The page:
This castle was in or near the forest of Landoine.
Its lord, Count Alout of the Land of the Heather, left the castle to his two daughters, but their uncle, Galindes (Gallidés), besieged them because the Damsel of Hongrefort refused to marry his seneschal. Sir Bors, brought to the area by a younger sister, Amide, defeated four of Galindes’ knights, killing two and sending the other two to the Damsel of Hongrefort. One of these two prisoners was the seneschal himself.
Very reluctantly he gave his word to deliver himself to the Damsel and kept it, even though he passed through Galindes’ camp on the way to the castle. His fears were fully justified, for the chatelaine, in her haste and rage, had her proposed bridegroom and his companion bound hand and foot and shot from a mangonel into Galindes’ camp. Galindes swore to treat any captured enemies in similar fashion.
Bors learned of this the next time he went out to fight Galindes’ knights on behalf of the Damsel. He finished the fight, defeating fifteen or sixteen men in succession and finally conquering Galindes himself. Bors had to finish this fight with his shield, because at a crucial point Seraide came and tested him by asking for his sword, which he courteously gave her. In displeasure at the chatelaine’s treatment of the prisoners, Bors then rode off with Seraide.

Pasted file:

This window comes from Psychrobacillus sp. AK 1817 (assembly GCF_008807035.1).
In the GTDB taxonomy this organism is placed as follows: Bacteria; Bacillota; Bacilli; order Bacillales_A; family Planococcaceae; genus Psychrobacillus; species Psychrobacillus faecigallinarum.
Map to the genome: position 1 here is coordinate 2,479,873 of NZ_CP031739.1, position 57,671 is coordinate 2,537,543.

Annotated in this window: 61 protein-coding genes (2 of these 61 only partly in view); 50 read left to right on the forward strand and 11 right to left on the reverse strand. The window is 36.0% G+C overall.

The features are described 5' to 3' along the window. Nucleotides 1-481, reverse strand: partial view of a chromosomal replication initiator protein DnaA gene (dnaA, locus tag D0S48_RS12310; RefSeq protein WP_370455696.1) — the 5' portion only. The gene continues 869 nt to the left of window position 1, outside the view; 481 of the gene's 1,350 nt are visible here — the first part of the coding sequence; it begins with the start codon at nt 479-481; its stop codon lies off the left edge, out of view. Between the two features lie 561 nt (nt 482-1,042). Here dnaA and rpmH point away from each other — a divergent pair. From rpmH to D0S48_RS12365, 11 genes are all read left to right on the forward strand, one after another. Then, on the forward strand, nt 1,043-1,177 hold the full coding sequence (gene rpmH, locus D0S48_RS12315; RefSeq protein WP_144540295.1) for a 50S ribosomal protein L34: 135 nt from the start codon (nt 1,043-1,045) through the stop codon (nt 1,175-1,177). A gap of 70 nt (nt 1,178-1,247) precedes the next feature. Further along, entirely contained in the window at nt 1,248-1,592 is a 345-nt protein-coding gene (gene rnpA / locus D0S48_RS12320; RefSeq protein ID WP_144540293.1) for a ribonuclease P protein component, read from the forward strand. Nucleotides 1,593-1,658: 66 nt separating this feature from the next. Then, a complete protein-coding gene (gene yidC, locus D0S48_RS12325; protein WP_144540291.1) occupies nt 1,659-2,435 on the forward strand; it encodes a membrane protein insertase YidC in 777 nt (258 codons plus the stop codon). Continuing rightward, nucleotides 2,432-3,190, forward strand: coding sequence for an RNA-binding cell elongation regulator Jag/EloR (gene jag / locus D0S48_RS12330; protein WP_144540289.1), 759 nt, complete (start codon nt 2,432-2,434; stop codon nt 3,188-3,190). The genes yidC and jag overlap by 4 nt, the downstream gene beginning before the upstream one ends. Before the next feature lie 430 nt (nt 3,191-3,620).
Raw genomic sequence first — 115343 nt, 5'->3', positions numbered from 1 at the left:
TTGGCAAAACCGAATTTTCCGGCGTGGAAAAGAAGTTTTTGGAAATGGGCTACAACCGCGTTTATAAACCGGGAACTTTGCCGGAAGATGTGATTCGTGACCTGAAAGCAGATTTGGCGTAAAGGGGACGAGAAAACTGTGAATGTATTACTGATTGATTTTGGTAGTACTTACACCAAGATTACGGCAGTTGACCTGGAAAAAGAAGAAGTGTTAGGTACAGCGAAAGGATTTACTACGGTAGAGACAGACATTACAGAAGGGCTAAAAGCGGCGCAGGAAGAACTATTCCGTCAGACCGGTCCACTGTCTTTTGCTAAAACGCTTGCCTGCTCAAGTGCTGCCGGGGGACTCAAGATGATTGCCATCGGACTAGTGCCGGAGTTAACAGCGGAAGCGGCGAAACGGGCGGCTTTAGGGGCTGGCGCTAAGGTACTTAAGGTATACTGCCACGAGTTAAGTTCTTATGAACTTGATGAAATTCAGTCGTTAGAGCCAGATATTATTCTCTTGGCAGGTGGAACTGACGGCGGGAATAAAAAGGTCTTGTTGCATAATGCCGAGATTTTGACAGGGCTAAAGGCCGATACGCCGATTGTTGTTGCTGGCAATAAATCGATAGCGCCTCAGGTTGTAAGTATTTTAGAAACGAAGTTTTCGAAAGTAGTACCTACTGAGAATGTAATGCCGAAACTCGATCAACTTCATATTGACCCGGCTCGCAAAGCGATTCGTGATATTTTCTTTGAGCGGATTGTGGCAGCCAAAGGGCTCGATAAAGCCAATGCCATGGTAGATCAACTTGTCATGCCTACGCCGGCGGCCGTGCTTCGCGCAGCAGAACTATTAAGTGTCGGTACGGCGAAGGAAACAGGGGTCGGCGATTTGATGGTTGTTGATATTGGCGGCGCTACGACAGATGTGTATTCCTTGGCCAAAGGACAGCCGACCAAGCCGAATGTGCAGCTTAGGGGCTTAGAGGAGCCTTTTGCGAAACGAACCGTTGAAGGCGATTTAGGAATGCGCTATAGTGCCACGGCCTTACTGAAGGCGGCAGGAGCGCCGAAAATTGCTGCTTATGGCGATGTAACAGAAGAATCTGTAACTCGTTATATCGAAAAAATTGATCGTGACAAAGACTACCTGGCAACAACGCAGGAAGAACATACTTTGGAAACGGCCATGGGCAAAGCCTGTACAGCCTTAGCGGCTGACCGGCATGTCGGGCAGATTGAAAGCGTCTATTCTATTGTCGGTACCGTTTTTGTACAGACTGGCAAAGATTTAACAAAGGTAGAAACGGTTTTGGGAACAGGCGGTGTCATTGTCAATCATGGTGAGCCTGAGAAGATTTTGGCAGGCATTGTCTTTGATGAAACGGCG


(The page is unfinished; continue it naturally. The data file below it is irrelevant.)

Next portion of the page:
The Damsel of Hongrefort, who had been much taken with Bors, left the castle in charge of her sister and rode off with four knights, seven squires, and three other damsels, wearing their garments inside-out and riding horses without manes or tails, to do penance and find Bors. She met Bors again in Gloevant Wood (Gloeven), but did not know him because he was carrying the shield King Agrippe’s daughter had given him. She and her cousin, the Damsel of Glocedon, finally found and recognized him in Roevant Wood, where she obtained his pardon.
This castle, mentioned in the Vulgate Lancelot, is possibly the actual Hungerford in Berkshire.